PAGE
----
Special weekend on Rainy Lake

The 19th-annual Fort Frances Canadian Bass Championship took place this past weekend on Rainy Lake and it turned out to be a very special event for my partner, John Peterson, and I.
Thanks to a really good Day 3 catch of 20.35 pounds, we were able to win the tournament after competing together for the past seven years.
Along with the Kenora Bass International, the FFCBC is one of the most prestigious bass tournaments in Canada. Although the tournament now sports a smaller field than it did in its heyday in the early 2000s, it still is a very competitive event—one that is never easy to win.
After several top-five finishes in recent years, we really were starting to feel some pressure to win this event. We talk about it frequently all year round and put a lot of time and effort into preparing for the three tournament days—not unlike other teams but we just felt like if we figured things out heading into the event, we really had to capitalize on the opportunity.
We had a great start to the tournament, catching 19.17 pounds on Day 1 to take the early lead. The weather was pretty nice the first day and we caught our fish on topwater lures, particularly the Jackall SK Grande popper.
When the wind picked up on Day 2, however, it threw a wrench into our pattern and we struggled to catch a good limit weighing 15.90 pounds. Though we had a much lesser weight than we did on Day 1, we only slipped to fourth place and were within a pound of the lead.
We felt like we had a chance heading into the final day, which is all you can ask for in a three-day event.
The leaders after two days were my good friends, Jay Samsal and Troy Norman. We actually were sharing a small area on Rainy Lake that was particularly hot, especially for big fish.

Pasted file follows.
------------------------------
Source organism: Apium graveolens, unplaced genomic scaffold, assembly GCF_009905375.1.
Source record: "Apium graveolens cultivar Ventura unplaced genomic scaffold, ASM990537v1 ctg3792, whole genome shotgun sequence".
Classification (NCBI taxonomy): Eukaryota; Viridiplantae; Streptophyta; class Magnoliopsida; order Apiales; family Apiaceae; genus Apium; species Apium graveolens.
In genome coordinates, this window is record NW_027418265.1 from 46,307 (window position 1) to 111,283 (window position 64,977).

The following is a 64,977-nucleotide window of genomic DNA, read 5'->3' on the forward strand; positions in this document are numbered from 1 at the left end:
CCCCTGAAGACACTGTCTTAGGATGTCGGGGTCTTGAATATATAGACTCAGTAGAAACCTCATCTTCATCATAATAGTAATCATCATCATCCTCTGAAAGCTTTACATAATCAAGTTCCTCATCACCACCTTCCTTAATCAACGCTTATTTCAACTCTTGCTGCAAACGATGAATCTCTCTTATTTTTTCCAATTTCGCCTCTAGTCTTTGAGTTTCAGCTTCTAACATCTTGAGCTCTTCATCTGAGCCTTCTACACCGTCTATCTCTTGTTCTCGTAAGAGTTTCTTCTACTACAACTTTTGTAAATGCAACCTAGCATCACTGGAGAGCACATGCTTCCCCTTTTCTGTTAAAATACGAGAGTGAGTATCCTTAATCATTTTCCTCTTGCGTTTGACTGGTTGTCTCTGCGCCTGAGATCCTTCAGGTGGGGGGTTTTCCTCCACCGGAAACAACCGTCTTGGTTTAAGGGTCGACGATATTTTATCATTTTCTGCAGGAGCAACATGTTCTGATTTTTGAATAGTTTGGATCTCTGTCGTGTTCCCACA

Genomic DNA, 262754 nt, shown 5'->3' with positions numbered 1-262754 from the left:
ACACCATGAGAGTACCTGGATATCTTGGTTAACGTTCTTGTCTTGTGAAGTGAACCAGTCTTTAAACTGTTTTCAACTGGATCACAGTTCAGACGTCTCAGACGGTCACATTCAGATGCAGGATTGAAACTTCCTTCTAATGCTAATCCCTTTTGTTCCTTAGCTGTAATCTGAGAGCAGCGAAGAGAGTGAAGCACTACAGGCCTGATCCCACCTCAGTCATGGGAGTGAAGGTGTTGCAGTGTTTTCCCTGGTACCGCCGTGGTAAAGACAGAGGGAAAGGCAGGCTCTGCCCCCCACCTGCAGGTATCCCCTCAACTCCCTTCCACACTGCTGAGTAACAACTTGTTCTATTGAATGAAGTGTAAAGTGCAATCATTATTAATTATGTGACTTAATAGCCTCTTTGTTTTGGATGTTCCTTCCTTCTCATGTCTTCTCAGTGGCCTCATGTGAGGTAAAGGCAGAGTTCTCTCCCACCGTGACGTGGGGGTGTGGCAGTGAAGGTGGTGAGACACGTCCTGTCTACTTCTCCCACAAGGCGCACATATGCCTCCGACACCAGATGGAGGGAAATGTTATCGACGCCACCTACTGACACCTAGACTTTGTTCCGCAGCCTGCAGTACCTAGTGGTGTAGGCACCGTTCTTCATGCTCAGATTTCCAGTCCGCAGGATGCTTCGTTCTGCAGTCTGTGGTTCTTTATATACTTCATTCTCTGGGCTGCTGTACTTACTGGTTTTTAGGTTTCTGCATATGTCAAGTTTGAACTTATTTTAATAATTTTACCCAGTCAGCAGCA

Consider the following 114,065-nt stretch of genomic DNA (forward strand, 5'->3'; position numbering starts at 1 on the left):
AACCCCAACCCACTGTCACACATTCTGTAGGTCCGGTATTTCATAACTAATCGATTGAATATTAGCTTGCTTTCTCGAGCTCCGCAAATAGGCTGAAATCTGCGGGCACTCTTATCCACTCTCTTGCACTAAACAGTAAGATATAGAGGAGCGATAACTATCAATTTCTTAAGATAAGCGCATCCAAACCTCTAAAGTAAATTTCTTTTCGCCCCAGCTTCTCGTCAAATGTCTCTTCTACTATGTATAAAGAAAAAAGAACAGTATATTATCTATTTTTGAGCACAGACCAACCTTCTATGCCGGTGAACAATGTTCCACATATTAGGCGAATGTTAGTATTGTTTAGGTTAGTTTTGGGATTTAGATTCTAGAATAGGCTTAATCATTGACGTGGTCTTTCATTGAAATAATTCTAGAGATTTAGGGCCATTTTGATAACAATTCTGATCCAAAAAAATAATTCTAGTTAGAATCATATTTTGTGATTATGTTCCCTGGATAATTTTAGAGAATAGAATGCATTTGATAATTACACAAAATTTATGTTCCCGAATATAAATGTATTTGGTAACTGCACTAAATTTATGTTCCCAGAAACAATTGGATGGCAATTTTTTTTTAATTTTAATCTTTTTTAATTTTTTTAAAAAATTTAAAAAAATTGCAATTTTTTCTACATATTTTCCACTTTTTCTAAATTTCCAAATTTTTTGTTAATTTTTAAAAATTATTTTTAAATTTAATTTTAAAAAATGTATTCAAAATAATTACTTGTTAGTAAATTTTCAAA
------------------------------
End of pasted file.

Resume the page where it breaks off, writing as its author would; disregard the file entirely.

We both had caught several fish from this area over the first two days, and we both started our day there on the final morning of the event.
Luck was on our side as we pulled up to the spot that we wanted to start on and quickly caught three big smallmouths in the four-pound range. Though it took a while to round out our limit thanks to some lost fish, we finally did manage to put five big bass in the boat before making the rough ride back to Fort Frances on Saturday afternoon in the high winds that had Rainy Lake riled up.
We were lucky on the third day because the school of fish that we ran into could have been on the spot that Jay and Troy started on, or they could have started fishing where we did. If they had, it would have been them that won the tournament.
They found these fish, as well, and knew they were in the area, so they deserve some credit, as well.
Jay and Troy ended up with a solid third-place finish on the weekend while second went to the local team of Ryan Hyatt and Karl Wolff, who had three really good days.
Winning the FFCBC means a lot to me. To do it with my friend, John, makes it special because he has played a significant part in my fishing career over the years. As founder and president of Northland Fishing Tackle, he also has been a long-time sponsor of mine.
I started fishing the FFCBC in 2000 and since that time, it has become an important part of my life. Over the years I have met so many great friends because of this event—other anglers who fish the tournament and local people in Fort Frances.
It’s always one of the highlights of the entire summer for me.
A huge thank you to all the volunteers that make this top-notch event go year after year. The anglers definitely appreciate it! A special thank you to outgoing chairman Gord Watson, who really helped to revive the tournament a few years ago and has gotten it back on track to its past glory.
After fishing a tournament each of the past five weekends, its nice to have a little downtime before the Sunset Country bass tournament circuit gets going again next week with the KBI taking place Aug. 8-10 on Lake of the Woods.